The Sierra Club filed a lawsuit against S.C. Department of Environmental and Health Control for their failure to update their long-expired water permits.
The grassroots environmental organization is suing the state's environmental regulator for their fault in "protecting the water quality and health of families and waterways" from substances such as mercury, arsenic and other dangerous pollutants by allowing outdated pollution discharge permits at three coal-burning plants, according to the Sierra Club.
The three coal plants are Cross, Winyah and Wateree. According to them, the agency has kept these expired permits for over a decade and is filing suit to force DHEC to take action on these outdated permits. The utilities that operate the plants are not named.
At all three sites, the National Pollutant Discharge Elimination System (NPDES) permits—which monitor and limit industrial discharge into waterways—expired almost a decade ago.
· The Santee Cooper's Cross Generating Station in Berekly County, which the permit expired in August 2010.
· The Santee Cooper's Winyah Generating Station in Georgetown, which the permit expired in July 2011.
· The Dominion Energy’s Wateree Station in Eastover, which the permit expired in December 2012.
For nearly a decade, these three coal plants have been releasing excessive and dangerous amounts of toxic pollution that can poison drinking water, make swimming and fishing unsafe, damage children's developmental health, and cause cancer, according to the suit.
Since these plants are close to mostly Black and low-income neighborhoods, this poses a threat to their communities who are disproportionately impacted by health conditions such as asthma, heart disease and lately, the coronavirus pandemic.
"Black residents shouldn’t also be burdened by toxic waterways near their homes, churches and schools," says Xavier Boatright, an organizing representative for the Sierra Club’s Beyond Coal campaign.
Boatrigth, who lives near the Cross coal plant, showed concern over the discharge and said no POC should have to suffer because of the agency.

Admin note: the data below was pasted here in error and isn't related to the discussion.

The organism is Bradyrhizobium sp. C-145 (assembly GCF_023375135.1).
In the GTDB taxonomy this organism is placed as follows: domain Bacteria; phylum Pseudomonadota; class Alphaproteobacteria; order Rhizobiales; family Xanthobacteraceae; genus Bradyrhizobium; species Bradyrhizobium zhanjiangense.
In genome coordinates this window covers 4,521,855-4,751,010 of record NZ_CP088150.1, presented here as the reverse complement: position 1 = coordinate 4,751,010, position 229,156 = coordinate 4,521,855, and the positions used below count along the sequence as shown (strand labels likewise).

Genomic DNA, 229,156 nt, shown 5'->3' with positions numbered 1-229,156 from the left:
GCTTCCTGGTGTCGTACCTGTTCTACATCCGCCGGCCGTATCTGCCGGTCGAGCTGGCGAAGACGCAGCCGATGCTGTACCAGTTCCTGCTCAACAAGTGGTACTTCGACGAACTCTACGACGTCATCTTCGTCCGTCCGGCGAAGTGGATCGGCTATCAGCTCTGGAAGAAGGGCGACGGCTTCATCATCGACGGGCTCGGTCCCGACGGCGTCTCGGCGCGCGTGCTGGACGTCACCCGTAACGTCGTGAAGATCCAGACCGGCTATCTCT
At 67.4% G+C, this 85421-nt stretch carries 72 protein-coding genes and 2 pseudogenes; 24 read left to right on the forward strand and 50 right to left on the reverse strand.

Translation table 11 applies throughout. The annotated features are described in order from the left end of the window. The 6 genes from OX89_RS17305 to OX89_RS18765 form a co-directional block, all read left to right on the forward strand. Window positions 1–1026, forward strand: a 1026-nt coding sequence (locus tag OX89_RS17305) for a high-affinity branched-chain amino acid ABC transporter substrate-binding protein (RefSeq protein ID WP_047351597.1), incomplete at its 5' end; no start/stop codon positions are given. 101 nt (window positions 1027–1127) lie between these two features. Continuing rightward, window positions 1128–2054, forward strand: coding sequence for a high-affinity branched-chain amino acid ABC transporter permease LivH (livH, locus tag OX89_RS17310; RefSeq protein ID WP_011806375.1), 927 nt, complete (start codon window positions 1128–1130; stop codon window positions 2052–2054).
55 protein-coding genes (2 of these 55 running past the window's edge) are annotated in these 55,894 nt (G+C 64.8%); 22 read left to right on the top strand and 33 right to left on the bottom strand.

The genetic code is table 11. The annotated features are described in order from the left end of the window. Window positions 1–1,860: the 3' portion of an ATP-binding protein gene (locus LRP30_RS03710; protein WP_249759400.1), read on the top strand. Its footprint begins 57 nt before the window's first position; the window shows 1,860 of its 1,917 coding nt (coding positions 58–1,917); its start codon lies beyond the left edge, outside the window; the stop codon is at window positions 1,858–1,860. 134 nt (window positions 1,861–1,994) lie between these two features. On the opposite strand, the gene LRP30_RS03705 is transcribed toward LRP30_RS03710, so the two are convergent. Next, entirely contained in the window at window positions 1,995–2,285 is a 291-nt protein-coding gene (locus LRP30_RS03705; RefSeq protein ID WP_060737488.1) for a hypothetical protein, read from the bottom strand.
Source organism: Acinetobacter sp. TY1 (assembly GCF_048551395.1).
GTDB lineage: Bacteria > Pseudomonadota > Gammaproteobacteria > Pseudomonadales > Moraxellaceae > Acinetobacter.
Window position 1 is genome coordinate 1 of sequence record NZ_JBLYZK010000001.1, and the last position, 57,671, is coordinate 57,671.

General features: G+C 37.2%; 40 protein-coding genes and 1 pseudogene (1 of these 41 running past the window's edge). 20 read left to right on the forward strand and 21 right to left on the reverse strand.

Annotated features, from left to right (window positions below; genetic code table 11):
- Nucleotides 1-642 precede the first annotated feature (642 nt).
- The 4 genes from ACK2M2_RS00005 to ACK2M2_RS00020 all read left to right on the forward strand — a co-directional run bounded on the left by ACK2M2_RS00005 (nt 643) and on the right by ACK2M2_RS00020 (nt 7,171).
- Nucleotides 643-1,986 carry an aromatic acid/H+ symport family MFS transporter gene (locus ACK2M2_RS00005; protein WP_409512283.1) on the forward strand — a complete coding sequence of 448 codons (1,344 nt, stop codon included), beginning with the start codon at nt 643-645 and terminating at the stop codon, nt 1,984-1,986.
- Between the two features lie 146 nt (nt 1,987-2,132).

“The people responsible for making sure our communities are safe and our water is clean have failed us,” Boatright said. “Black people, people of color and low-income South Carolinians shouldn’t have to beg for basic environmental and health protections that are rightfully ours.”
The permits have a maximum term of five years in part to the federal Clean Water Act and the South Carolina Pollution Control Act, to ensure regular re-evaluations of pollution control technologies, and to determine whether new technologies have become available that would justify stricter permit limits.
At the Cross, Winyah and Wateree facilities, they haven’t incorporated the 2015 federal effluent limitation guidelines to regulate coal plant discharges thus limiting the amount of toxic heavy metals that can be released into waterways.
Until new guidelines are put into place for these permits, massive outflows of these metals will continue, further damaging the environment and threatening people’s health.
“DHEC has caused serious harm to the health of South Carolinians by allowing these dirty, outdated coal plants to discharge even more toxic pollution into our waterways,” said Will Harlan, senior representative for the Sierra Club’s Beyond Coal campaign.
However, if DHEC does reconsider the permits and apply newer standards to their facilities, the precarious economics of the coal plants would become even more rocky.
“State regulators must put permit protections in place immediately, and Dominion Energy and Santee Cooper must start moving completely away from dirty, damaging fossil fuels and toward the clean, safe, affordable energy communities demand and deserve,” Harlan said.
S.C. Environmental Law Project is representing the suit against the agency.
SCELP staff attorney Leslie Lenhardt said that efforts have been made to do something on these permits but the agency has not acted on it. In South Carolina, there’s a loophole that allows plants to keep operating under lapsed permits if a review for new ones hasn’t been completed.
"We have no other option at this point but to seek a judicial order requiring them to make a decision on these languishing applications,” Lenhardt said.
As for the 1,260-megawatt plant located in Georgetown, Santee Cooper is planning to close down the station, although the process will take years. The plant, which discharges into the North Santee River and Sampit River along Turkey Creek, plan to shutter two coal furnaces there by 2023 and the remaining two by 2027.
Resident LaTonya Anderson who lives close to the plant, expressed her concern about this shocking discover and said she was completely unaware of the risks.
"I am very concerned about the water quality of my local area, as many members of my community use well water to drink, bathe, and wash laundry," Anderson said. "I am anxious about the health of my family, especially my children and aunts. I worry that my children’s young bodies and developing minds make them especially vulnerable to these contaminants. I have one aunt that is recovering from neck surgery, another that is a cancer survivor, and another that is currently battling cancer. I worry that their medical conditions could make them especially vulnerable to water pollution."
She also is concerned about the water quality of Santee River since she has two children who live to fish in the river. Because they catch and eat the fish from the river, there are concerns over whatever her and her family may have been contaminated from pollution.
They no longer eat the fish there.
Attempts to reach DHEC's spokesperson for comments but they have not responded.
The story is still being updated. Please check back for updates.